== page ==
Review: VALIS

VALIS is a 1981 novel by Philip K. Dick in which an author-insert named Horselover Fat cooks up an elaborate theory about the true nature of the universe involving a shade of pink that doesn’t exist, the idea that all time between 5th century Rome and 1974 was a fictional interpolation by an evil entity, and an alien satellite called VALIS.

For Dick, this was all literally true; hence the self-insert. There is, however, some metafictional play here: the novel is narrated by Phil, author of Do Androids Dream of Electric Sheep? and Man in the High Castle, who exists alongside Horselover Fat. Later in the novel, Fat dies, and Phil realises that he unconsciously split Fat away from his own personality in a sort of Freudian rejection…and so on. The novel’s chronological flow is similarly confused, jumping around timelines in a way that’s vaguely free-associative, fracturing experience into personal gnosis. I found myself jumping back and forth trying to work out what had happened before what and what, therefore, was important when.

Adam Roberts describes VALIS as “a novel of prodigious, almost heroic tedium” and goes on to relate that to the work the novel is doing:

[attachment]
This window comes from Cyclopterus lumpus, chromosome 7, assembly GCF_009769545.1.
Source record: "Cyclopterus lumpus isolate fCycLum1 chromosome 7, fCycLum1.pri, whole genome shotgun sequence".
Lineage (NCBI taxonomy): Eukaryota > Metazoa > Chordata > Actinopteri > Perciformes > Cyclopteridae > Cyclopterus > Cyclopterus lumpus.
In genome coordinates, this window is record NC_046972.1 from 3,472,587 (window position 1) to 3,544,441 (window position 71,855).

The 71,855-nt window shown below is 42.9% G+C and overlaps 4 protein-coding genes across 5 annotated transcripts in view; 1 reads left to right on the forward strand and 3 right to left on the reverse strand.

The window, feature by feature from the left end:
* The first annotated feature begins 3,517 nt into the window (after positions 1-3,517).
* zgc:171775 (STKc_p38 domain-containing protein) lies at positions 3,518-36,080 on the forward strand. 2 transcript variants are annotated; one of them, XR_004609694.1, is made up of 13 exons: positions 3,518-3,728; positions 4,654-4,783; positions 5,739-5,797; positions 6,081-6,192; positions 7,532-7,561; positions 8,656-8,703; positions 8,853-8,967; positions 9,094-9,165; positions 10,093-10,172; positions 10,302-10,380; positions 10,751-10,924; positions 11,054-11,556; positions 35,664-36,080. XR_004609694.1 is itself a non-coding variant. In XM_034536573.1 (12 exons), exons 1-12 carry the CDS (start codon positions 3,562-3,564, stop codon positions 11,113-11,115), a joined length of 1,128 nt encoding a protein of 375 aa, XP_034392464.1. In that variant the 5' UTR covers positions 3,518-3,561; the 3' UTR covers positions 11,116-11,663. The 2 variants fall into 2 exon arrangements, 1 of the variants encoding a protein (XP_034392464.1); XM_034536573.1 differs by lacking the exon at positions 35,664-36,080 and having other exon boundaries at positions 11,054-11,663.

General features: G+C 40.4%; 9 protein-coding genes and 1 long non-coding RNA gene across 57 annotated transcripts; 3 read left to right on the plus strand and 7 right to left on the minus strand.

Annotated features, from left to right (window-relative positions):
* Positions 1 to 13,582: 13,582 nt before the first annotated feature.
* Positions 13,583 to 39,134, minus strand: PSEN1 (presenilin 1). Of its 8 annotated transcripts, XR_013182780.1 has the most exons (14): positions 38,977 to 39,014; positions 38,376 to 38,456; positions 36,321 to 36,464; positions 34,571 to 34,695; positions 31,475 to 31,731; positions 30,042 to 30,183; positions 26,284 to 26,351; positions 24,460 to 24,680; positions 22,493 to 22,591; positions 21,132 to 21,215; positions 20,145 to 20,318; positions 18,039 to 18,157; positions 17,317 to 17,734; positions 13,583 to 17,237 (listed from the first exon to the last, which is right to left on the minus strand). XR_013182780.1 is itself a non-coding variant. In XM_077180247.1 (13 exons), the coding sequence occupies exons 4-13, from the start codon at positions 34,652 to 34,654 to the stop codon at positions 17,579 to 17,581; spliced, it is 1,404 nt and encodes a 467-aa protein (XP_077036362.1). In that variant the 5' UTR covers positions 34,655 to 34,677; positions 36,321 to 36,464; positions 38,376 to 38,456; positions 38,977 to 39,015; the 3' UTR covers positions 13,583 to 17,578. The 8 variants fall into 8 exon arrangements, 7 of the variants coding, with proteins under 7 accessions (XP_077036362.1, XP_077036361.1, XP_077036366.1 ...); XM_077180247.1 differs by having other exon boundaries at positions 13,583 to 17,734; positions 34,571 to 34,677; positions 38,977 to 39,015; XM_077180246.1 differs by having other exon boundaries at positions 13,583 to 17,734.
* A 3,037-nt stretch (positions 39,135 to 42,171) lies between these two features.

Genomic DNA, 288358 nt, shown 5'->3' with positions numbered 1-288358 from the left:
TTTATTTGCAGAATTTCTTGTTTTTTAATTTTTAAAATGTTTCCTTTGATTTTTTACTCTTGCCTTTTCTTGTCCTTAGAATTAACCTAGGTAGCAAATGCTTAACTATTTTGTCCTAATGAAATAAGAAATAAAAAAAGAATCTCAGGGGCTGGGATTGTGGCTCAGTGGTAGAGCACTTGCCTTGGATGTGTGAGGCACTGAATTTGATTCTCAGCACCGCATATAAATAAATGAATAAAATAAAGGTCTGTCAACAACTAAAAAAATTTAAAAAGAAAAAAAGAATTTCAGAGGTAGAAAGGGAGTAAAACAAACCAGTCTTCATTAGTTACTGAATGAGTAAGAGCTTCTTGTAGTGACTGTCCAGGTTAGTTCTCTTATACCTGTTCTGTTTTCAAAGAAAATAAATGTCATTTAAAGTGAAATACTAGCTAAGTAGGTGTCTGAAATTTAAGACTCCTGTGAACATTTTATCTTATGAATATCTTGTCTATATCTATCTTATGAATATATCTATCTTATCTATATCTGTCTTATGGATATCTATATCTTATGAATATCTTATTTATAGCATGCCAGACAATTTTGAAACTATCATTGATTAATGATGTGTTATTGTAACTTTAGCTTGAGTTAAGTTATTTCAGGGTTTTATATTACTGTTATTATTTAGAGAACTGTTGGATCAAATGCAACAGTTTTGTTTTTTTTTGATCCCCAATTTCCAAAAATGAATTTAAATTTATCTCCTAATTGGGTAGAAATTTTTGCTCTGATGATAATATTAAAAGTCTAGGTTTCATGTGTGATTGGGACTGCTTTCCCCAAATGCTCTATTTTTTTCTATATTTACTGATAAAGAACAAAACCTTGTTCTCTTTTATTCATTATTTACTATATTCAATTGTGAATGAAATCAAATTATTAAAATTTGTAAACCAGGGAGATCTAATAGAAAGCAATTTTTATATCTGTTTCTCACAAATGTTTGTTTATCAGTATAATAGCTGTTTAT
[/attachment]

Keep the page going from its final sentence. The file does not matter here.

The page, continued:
It’s difficult to think of another writer, or theologian, who gives us this insight into precisely the ordinariness of religious revelation—a thrilling banality perhaps, but a banality nonetheless

I like this reading, and find it convincing. But I also feel the novel is more…purposeful – more aware of its own ridiculousness – than Roberts suggests. Complicated and made self-aware by its metafictional shenanigans around the identity of its author, it’s more than the fervent conspiracy-ramblings of the Scientologist or the UFOlogist. It’s not even confident in its own divine revelation, as the prophet of Fat’s newfound cosmology, a two-year-old child named Sophia, dies just a few days after we meet her: was she truly Wisdom embodied? Or just a precocious child with a brain tumour, coached by her parents? With its fractured narrative and its lack of faith in anything, VALIS embodies not only the tedium of religious revelation but also the impossibility of following its logic. If everything means nothing, then everything can also mean everything; so the believer can pick and choose signs to their heart’s content. It’s this arbitrariness that Dick and his characters fear most, I think: the arbitrariness that says that one person’s religious revelation is another’s hallucination. Nothing is true for everyone.

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